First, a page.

My proposal: Get a .243 and load the heaviest bullets made for it, in a barrel with a twist that will stabilize it, such as 1 by 9. The heaviest standard factory loading for it is about 100gr at 3,100 fps coming out of the barrel. The necked-down .308 caliber known as the .243 was primarily made for “varmints” so folks were mainly loading little-bitty short bullets to hit tiny groundhogs out to about 500 yards, and not much further than that. If you want to “tack-drive” a tiny target at 200-500 yards, you want a lighter, shorter, ultra-high-velocity bullet, but they will quickly shed their velocity due to their low BC past much more than that range. For close to medium range work in .243, you might see 60 gr bullets stepping out at 3,700 fps. That’s fast, folks!

But for thousand yard match competition or long-range military or varmint use, the .243 solution would be to use a much heavier and longer bullet. Interestingly, the .243 can win thousand-yard matches against the latest exotics when launching a 115 grain slug with a very high BC. For reloaders, the necked-down .308 case of the .243 can pack enough powder to launch the 0.585 BC 115 gr DATP projectile at 3150 fps! You probably won’t find that in a factory loading, but the cartridge and the rifle can take it. But even the now-available factory 100gr hunting loads at 3,000 fps would be extremely effective against large varmints at all ranges.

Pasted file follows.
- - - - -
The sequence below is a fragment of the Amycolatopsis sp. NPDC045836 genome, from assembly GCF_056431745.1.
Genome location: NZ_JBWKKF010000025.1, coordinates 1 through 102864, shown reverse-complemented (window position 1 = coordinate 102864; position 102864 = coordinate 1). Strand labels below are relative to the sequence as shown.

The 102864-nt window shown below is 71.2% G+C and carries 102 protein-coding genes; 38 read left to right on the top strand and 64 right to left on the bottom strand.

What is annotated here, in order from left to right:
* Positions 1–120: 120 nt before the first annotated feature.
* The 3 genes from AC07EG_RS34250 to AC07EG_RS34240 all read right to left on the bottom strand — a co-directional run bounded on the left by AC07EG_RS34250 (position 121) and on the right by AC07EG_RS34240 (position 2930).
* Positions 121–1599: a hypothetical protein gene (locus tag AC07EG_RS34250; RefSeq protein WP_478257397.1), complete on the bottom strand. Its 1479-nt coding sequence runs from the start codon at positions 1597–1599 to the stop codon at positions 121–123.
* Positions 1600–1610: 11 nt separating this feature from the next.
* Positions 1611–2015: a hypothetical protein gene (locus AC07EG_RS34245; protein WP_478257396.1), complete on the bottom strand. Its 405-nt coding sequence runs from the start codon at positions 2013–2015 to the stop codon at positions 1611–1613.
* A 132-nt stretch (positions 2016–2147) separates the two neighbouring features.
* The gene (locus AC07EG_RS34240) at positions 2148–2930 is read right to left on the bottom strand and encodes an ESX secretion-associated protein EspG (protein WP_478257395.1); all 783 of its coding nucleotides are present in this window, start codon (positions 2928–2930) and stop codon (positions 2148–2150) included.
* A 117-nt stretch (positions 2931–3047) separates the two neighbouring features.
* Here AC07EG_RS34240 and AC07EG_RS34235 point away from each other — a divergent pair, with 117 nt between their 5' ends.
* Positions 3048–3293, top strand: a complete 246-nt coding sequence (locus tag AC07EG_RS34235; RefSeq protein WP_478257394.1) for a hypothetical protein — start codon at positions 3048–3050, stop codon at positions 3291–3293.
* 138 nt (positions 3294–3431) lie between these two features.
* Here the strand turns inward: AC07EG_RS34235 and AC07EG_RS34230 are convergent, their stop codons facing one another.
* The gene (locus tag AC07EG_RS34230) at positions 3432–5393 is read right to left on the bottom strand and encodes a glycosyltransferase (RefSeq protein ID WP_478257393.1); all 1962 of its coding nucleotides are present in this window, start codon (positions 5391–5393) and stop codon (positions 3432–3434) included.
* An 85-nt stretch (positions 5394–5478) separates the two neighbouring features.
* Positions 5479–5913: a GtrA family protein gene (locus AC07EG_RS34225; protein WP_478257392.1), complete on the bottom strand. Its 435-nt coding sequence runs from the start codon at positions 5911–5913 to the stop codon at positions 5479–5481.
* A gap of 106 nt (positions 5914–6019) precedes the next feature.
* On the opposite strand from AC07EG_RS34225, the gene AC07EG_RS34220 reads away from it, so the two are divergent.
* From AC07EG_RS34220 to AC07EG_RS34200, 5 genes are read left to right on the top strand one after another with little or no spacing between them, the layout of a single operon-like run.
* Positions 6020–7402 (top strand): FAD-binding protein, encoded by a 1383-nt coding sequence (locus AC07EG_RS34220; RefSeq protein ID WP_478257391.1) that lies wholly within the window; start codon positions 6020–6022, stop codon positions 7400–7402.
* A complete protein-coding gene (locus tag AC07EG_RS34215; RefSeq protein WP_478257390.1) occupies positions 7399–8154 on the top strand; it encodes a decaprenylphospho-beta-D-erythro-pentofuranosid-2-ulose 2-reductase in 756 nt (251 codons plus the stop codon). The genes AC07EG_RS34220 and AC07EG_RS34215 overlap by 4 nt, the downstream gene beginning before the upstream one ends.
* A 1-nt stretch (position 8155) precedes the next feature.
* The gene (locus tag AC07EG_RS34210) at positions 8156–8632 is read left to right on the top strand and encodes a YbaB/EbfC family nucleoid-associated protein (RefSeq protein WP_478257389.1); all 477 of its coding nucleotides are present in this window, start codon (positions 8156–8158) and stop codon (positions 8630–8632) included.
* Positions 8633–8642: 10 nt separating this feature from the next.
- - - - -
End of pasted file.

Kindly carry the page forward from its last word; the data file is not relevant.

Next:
Now, there are at least a dozen or two other calibers in the 6mm/.243 to 7mm/.270 range that could be considered for this same mission tasking, and no doubt every shooter has their own preferences. So why choose the .243 from among that cornucopia of calibers?

The .243 Winchester is made from a necked-down .308 case, so in a pinch finding brass for reloading would not be a problem. (Good projectiles might be scarce, so bullets should be bought in bulk for reloading.) Its overall cartridge length places it into “short” bolt actions. And unlike most in its class, the .243 is not an “exotic” or soon-to-be-orphaned caliber, nor is it a forgotten wildcat round from the gunny history books. It is also not a corporate “UltraSuperMag” flavor of the month, nor is it somebody’s great brainstorm from last year that he’s trying to sell to hunters, cops or the military. The .243 will not be a "here today, gone tomorrow" caliber, slipping below the surface without a ripple.